It wasn’t something that we could do at a go. As we were discovering we were writing off. Perhaps we were the biggest customers complaints centre because customers kept taking us to that window because there were issues with overcharges. As those issues were coming up we were refunding customers from current income. Remember that those income had been recognised even before now; that will explain to you why it looked as if profit had been declining.


How have you managed customer retention in the face of this challenge?

Unity Bank has recorded recognition, customer’s acceptance or public acceptance and patronage in the last three years of this management.

However, you will not see a reflection of that in the revenue because of the things I mentioned to you. When you don’t have a good loan book or capital, you have to become creative and do things that your limited capital and resources allow you to do.

At the same time, you have to spend money to grow your business, so you are struggling with revenue at the same time you have to spend money to build a good franchise so that when business comes you have the capacity and the platform to take care of it.

We have invested in good people to the extent that we can get good people. The bank was struggling with eBusiness. All of us know that to get the right demographics, look at the demographics of banking today, we hardly had any young person banking with Unity Bank, expect those who had their accounts when they were youth corps members and as soon as they finished the youth service, they moved on to other banks. I don’t want to mention those banks.

The people that have been banking with us are old people. We still have a lot of loyal customers; even the loyal customers will have accounts in other banks and use you for convenience. However, the best thing for us is to reach out to the next generation because the future is in the next generation.

How do you attract the next generation? You give them what they want. They are not interested in your ambiance, they don’t go to the branch; they are not interested in your finances; they don’t really care. What do they care about? Convenience.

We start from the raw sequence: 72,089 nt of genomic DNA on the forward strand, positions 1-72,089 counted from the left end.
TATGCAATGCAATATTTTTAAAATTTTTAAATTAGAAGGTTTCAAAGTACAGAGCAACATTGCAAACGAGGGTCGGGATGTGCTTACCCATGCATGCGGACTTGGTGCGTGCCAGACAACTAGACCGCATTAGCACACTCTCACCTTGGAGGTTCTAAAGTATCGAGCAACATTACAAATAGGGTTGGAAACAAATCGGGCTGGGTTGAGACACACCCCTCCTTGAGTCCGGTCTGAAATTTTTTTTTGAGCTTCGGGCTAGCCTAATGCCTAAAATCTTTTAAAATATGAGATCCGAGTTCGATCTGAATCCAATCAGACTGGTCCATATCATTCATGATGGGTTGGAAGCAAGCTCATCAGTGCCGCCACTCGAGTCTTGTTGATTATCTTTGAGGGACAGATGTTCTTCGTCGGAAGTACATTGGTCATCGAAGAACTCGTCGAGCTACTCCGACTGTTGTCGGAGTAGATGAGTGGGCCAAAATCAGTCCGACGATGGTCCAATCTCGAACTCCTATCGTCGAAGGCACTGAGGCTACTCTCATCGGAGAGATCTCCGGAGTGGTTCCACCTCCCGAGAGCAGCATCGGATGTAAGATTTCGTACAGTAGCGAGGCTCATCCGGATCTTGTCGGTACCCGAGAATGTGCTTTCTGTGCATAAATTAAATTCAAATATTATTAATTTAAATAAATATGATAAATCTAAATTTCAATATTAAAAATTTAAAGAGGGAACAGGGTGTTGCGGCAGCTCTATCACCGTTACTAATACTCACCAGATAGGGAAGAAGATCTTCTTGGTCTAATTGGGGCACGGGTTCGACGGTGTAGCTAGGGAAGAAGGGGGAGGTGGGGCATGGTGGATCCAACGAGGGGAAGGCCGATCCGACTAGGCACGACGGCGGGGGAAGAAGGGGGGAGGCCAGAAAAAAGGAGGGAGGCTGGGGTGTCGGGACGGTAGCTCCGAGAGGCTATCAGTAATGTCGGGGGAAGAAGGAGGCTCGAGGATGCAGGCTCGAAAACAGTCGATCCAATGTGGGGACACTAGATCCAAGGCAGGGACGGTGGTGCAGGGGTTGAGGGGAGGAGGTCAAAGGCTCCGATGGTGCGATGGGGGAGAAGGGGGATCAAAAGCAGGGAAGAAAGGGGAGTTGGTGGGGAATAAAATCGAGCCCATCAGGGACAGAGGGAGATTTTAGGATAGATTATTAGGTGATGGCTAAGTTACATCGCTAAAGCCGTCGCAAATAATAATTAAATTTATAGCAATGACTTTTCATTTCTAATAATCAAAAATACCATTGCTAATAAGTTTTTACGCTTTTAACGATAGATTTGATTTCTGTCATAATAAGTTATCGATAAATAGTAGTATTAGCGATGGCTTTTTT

So we came out with a product for youths, convenient and easy to use, simple and all of that. If you follow our story since the beginning of January, we have launched an aggressive plan at least as much as our capital and resources would allow. We have launched an aggressive plan in reaching out to the youths, we have done some campus rounds.

Even the issue of staff as due to the merger, each of the nine banks came with anybody. There were people who had not been promoted because they were in some remote places and nobody remembered them. There were people who actually were not performing and who were just clogs in the system.

Therefore, in the last three years, some staff were promoted. We have brought in some strategic people. General employee happiness is coming back gradually because these are some of the issues that will affect performance of any institution, and we have tried to do that.

We have tried to create a balance so that it will not look like a northern bank. Being a northern bank is not a bad thing because it means that we are strong in agric; that’s the thrust of the current administration, and we hope that trust will continue, we are very strong in agric, we were number one in agric when it wasn’t popular and nobody was touching agric.

We have been approached by the wheat farmers association, we are doing a lot of interesting things in the agric space and by the grace of God, when we have more capital to deploy, we will really participate in that space.

We did not inherit any bad or serious huge oil and gas and energy loans as a lot of people did, we were not played with that. Today, whatever happens in that sector, Unity Bank is insulated. We had our share of bad news, but those bad news where from different sectors. There was no concentration in the power or energy sector.

-Daily Trust

First Bank